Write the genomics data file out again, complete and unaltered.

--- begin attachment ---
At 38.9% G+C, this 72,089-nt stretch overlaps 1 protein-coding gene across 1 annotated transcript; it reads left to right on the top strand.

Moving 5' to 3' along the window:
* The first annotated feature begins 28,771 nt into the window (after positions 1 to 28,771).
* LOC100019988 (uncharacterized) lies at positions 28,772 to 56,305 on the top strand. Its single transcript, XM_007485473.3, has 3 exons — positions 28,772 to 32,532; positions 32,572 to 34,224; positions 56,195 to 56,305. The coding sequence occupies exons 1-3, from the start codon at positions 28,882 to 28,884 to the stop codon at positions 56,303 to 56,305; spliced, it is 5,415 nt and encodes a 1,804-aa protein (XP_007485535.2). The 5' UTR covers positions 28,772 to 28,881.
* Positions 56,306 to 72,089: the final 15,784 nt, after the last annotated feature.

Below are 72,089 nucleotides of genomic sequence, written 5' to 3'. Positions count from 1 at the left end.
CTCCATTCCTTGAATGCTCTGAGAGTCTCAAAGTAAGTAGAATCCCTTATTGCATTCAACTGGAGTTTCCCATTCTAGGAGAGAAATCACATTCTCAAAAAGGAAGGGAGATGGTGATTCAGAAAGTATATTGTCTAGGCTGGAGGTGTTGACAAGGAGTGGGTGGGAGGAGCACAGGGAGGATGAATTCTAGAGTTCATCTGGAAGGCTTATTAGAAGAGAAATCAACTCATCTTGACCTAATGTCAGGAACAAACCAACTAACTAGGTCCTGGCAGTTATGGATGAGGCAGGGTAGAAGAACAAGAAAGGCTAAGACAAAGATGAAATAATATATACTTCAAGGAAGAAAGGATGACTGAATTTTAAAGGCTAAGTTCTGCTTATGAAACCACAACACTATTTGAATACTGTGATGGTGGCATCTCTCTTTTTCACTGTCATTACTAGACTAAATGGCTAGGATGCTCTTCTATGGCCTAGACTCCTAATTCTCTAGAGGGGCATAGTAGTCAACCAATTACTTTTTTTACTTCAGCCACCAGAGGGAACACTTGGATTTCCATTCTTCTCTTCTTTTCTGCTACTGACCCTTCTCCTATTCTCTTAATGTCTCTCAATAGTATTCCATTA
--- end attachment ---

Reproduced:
At 38.9% G+C, this 72,089-nt stretch overlaps 1 protein-coding gene across 1 annotated transcript; it reads left to right on the top strand.

Moving 5' to 3' along the window:
* The first annotated feature begins 28,771 nt into the window (after positions 1 to 28,771).
* LOC100019988 (uncharacterized) lies at positions 28,772 to 56,305 on the top strand. Its single transcript, XM_007485473.3, has 3 exons — positions 28,772 to 32,532; positions 32,572 to 34,224; positions 56,195 to 56,305. The coding sequence occupies exons 1-3, from the start codon at positions 28,882 to 28,884 to the stop codon at positions 56,303 to 56,305; spliced, it is 5,415 nt and encodes a 1,804-aa protein (XP_007485535.2). The 5' UTR covers positions 28,772 to 28,881.
* Positions 56,306 to 72,089: the final 15,784 nt, after the last annotated feature.

Below are 72,089 nucleotides of genomic sequence, written 5' to 3'. Positions count from 1 at the left end.
CTCCATTCCTTGAATGCTCTGAGAGTCTCAAAGTAAGTAGAATCCCTTATTGCATTCAACTGGAGTTTCCCATTCTAGGAGAGAAATCACATTCTCAAAAAGGAAGGGAGATGGTGATTCAGAAAGTATATTGTCTAGGCTGGAGGTGTTGACAAGGAGTGGGTGGGAGGAGCACAGGGAGGATGAATTCTAGAGTTCATCTGGAAGGCTTATTAGAAGAGAAATCAACTCATCTTGACCTAATGTCAGGAACAAACCAACTAACTAGGTCCTGGCAGTTATGGATGAGGCAGGGTAGAAGAACAAGAAAGGCTAAGACAAAGATGAAATAATATATACTTCAAGGAAGAAAGGATGACTGAATTTTAAAGGCTAAGTTCTGCTTATGAAACCACAACACTATTTGAATACTGTGATGGTGGCATCTCTCTTTTTCACTGTCATTACTAGACTAAATGGCTAGGATGCTCTTCTATGGCCTAGACTCCTAATTCTCTAGAGGGGCATAGTAGTCAACCAATTACTTTTTTTACTTCAGCCACCAGAGGGAACACTTGGATTTCCATTCTTCTCTTCTTTTCTGCTACTGACCCTTCTCCTATTCTCTTAATGTCTCTCAATAGTATTCCATTA